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A History of the Reformation (Vol. 1 of 2)

The Curia joins some ten or twenty together


The

Romanists assert that the Pope, bishops, priests, and monks belong to and constitute the _spiritual estate_, while princes, lords, artisans, and peasants are the _temporal estate_, which is subject to the spiritual. But this _spiritual estate_ is a mere delusion. The real _spiritual estate_ is the whole body of believers in Jesus Christ, and they are spiritual because Jesus has made all His followers priests to God and to His Christ. A cobbler belongs to the _spiritual estate_ as truly as a bishop. The clergy are distinguished from the laity not by an indelible character imposed upon them in a divine mystery called ordination, but because they have been set apart to do a particular kind of work in the commonwealth. If a Pope, bishop, priest, or monk neglects to do the work he is there to do, he deserves to be punished as much as a careless mason or tailor, and is as accountable to the civil authorities. The _spiritual priesthood of all believers_, the gift of the faith which justifies, has shattered the first and most formidable of these papal fortifications.

It is foolish to say that the _Pope alone can interpret Scripture_. If that were true, where is the need of Holy Scriptures at all?

"Let us burn them, and content ourselves with the unlearned gentlemen at Rome, in whom the Holy Ghost alone dwells, who, however, can dwell in pious souls only. If I had not read it, I could never have believed

that the devil should have put forth such follies at Rome and find a following."

The Holy Scripture is open to all, and can be interpreted by all true believers who have the mind of Christ and approach the word of God humbly seeking enlightenment.

The third wall falls with the other two. It is nonsense to say that _the Pope alone can call a Council_. We are plainly taught in Scripture that if our brother offends we are to tell it to the Church; and if the Pope offends, and he often does, we can only obey Scripture by calling a Council. Every individual Christian has a right to do his best to have it summoned; the temporal powers are there to enforce his wishes; Emperors called General Councils in the earlier ages of the Church.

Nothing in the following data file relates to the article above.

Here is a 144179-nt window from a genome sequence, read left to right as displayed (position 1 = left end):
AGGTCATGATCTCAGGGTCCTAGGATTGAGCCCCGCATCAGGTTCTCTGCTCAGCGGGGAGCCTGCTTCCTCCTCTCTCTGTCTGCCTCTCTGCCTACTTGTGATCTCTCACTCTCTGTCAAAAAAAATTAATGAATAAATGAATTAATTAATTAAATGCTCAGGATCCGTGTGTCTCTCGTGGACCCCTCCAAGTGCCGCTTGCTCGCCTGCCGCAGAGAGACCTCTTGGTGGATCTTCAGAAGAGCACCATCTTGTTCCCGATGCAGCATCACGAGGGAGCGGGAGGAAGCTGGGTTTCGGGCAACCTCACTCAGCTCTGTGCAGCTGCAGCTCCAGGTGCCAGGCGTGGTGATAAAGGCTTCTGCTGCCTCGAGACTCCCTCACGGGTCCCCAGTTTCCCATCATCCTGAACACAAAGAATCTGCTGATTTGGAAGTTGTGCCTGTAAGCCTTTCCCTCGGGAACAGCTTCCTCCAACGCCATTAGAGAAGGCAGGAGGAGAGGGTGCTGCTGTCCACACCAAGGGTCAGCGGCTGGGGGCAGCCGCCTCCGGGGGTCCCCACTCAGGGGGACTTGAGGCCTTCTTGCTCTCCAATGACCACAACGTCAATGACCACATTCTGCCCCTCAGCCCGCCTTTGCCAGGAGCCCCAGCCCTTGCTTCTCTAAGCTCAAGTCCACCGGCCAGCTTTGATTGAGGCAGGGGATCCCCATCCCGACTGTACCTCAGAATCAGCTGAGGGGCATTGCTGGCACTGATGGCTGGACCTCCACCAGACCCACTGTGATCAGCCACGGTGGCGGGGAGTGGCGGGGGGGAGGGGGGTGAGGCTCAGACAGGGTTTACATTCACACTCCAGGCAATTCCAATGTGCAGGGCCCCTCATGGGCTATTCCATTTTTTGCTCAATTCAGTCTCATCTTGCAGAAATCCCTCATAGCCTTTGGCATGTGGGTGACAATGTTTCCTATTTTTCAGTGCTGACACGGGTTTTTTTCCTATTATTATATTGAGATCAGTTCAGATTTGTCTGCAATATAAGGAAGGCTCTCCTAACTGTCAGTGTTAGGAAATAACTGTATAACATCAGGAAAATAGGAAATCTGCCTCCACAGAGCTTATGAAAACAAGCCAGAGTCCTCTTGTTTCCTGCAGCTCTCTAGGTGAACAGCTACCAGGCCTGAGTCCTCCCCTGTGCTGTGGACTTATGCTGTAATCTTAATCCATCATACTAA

The straw and paper walls having been thus cleared away, Luther proceeds to state his indictment. There is in Rome one who calls himself the Vicar of Christ, and who lives in a state of singular resemblance to our Lord and to St. Peter, His apostle. For this man wears a triple crown (a single one does not content him), and keeps up such a state that he needs a larger personal revenue than the Emperor. He has surrounding him a number of men, called cardinals, whose only apparent use is that they serve to draw to themselves the revenues of the richest convents, endowments, and benefices in Europe, and spend the money thus obtained in keeping up the state of a great monarch in Rome. When it is impossible to seize the whole revenue of an ecclesiastical benefice, the Curia joins some ten or twenty together, and mulcts each in a good round sum for the benefit of the cardinal. Thus the priory of Wuerzburg gives one thousand gulden yearly, and Bamberg, Mainz, and Trier pay their quotas. The papal court is enormous,--three thousand papal secretaries, and hangers-on innumerable; and all are waiting for German benefices, whose duties they never fulfil, as wolves wait for a flock of sheep. Germany pays more to the Curia than it gives to its own Emperor. Then look at the way Rome robs the whole German land. Long ago the Emperor permitted the Pope to take the half of the first year's income from every benefice--the _Annates_--to provide for a war against the Turks. The money was never spent for the purpose destined; yet it has been regularly paid for a hundred years, and the Pope demands it as a regular and legitimate tax, and uses it to pay posts and offices at Rome.


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